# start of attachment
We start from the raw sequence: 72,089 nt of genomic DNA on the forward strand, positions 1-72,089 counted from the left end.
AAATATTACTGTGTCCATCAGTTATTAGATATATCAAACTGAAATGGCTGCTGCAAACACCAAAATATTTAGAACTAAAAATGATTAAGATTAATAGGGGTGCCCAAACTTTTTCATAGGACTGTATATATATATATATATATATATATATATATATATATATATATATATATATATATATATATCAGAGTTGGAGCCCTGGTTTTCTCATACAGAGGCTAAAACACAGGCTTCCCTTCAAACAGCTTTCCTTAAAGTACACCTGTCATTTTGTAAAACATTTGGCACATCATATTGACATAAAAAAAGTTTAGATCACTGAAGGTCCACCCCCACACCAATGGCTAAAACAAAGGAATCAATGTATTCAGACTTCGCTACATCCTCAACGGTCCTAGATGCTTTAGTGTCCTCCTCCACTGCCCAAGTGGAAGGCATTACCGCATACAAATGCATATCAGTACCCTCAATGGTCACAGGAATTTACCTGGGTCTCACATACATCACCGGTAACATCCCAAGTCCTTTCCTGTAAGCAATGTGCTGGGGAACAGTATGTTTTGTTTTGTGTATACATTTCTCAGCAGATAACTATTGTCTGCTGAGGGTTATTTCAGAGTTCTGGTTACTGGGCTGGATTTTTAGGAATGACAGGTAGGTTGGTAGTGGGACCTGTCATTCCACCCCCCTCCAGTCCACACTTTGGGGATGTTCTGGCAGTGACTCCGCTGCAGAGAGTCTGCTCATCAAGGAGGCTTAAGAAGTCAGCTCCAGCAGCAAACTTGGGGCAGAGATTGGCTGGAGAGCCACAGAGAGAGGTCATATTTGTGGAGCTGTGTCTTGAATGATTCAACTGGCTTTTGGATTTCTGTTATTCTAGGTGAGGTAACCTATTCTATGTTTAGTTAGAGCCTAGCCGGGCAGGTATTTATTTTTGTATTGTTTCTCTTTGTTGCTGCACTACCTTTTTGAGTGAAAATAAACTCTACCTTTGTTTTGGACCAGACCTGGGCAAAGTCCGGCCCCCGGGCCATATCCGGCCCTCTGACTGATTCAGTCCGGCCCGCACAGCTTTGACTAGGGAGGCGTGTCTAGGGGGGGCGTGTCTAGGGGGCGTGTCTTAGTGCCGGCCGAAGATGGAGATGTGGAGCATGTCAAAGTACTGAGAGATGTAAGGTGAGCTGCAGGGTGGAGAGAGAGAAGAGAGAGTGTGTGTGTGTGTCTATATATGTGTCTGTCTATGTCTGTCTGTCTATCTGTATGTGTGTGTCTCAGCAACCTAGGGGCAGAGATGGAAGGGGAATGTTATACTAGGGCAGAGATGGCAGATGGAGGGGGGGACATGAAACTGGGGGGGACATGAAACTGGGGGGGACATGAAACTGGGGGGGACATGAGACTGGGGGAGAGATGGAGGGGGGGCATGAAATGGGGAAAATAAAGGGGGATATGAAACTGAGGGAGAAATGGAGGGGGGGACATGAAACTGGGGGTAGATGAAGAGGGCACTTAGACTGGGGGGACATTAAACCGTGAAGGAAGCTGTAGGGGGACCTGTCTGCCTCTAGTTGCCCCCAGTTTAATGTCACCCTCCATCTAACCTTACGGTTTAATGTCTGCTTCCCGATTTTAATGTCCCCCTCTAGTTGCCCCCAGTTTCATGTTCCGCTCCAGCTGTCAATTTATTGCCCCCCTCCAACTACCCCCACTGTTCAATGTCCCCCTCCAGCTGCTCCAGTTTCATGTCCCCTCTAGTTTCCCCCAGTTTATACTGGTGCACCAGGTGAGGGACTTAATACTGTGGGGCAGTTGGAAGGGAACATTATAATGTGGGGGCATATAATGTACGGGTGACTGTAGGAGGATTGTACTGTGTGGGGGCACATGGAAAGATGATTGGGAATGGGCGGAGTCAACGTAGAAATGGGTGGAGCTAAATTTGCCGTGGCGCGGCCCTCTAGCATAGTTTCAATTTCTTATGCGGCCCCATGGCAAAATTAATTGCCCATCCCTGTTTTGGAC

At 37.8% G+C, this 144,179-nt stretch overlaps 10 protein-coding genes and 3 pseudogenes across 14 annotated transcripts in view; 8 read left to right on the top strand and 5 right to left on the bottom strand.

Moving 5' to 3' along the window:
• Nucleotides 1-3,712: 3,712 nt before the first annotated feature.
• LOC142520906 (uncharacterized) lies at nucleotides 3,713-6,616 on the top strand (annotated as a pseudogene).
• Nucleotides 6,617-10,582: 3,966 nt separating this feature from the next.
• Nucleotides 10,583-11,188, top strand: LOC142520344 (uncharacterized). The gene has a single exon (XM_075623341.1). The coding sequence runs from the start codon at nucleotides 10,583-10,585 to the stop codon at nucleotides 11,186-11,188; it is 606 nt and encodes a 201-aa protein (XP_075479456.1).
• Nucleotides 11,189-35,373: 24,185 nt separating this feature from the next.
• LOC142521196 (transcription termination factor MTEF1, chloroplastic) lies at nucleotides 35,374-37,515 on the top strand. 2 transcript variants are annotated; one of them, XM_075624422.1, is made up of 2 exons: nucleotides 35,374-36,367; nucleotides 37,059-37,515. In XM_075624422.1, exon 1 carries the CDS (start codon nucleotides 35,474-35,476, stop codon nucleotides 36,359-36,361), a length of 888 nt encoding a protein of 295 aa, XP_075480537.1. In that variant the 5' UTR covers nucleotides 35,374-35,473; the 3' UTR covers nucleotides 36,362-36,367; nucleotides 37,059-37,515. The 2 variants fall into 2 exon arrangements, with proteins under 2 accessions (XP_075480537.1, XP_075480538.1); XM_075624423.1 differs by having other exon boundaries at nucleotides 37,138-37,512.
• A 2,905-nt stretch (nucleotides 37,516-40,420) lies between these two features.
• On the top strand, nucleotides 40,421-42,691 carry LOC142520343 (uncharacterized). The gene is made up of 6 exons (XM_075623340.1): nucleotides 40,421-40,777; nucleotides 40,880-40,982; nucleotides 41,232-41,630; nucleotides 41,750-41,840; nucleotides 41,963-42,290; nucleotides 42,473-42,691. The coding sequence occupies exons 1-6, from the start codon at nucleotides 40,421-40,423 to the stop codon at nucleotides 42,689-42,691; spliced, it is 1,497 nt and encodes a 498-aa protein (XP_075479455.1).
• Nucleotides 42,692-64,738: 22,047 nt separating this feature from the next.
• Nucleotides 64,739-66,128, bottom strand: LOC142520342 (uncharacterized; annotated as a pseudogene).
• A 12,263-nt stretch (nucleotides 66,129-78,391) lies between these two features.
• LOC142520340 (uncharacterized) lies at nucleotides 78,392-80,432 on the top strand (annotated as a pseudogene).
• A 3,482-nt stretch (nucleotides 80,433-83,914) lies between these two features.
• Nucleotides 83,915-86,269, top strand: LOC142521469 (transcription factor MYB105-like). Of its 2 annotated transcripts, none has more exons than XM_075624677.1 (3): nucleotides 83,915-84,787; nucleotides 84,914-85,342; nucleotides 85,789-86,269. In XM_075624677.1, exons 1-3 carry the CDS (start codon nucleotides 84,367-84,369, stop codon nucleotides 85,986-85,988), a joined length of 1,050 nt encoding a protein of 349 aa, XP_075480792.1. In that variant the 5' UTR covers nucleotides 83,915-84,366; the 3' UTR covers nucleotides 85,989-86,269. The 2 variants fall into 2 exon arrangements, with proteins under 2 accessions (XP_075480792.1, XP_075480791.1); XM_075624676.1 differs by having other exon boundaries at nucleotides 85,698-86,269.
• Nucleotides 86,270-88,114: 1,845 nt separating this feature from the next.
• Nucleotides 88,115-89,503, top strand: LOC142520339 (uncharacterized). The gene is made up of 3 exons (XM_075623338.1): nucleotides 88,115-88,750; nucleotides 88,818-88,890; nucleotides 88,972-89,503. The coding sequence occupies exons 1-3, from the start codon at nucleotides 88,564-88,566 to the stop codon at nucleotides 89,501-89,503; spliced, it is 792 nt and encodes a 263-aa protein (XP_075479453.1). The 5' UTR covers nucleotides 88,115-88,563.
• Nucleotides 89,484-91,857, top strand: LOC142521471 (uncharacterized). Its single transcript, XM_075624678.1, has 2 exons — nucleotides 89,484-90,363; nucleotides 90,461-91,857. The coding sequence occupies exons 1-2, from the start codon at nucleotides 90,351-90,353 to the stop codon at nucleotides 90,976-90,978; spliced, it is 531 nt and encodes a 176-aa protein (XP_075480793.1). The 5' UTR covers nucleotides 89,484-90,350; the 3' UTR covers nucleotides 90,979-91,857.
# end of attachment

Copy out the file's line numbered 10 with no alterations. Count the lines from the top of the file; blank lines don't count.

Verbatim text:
• LOC142521196 (transcription termination factor MTEF1, chloroplastic) lies at nucleotides 35,374-37,515 on the top strand. 2 transcript variants are annotated; one of them, XM_075624422.1, is made up of 2 exons: nucleotides 35,374-36,367; nucleotides 37,059-37,515. In XM_075624422.1, exon 1 carries the CDS (start codon nucleotides 35,474-35,476, stop codon nucleotides 36,359-36,361), a length of 888 nt encoding a protein of 295 aa, XP_075480537.1. In that variant the 5' UTR covers nucleotides 35,374-35,473; the 3' UTR covers nucleotides 36,362-36,367; nucleotides 37,059-37,515. The 2 variants fall into 2 exon arrangements, with proteins under 2 accessions (XP_075480537.1, XP_075480538.1); XM_075624423.1 differs by having other exon boundaries at nucleotides 37,138-37,512.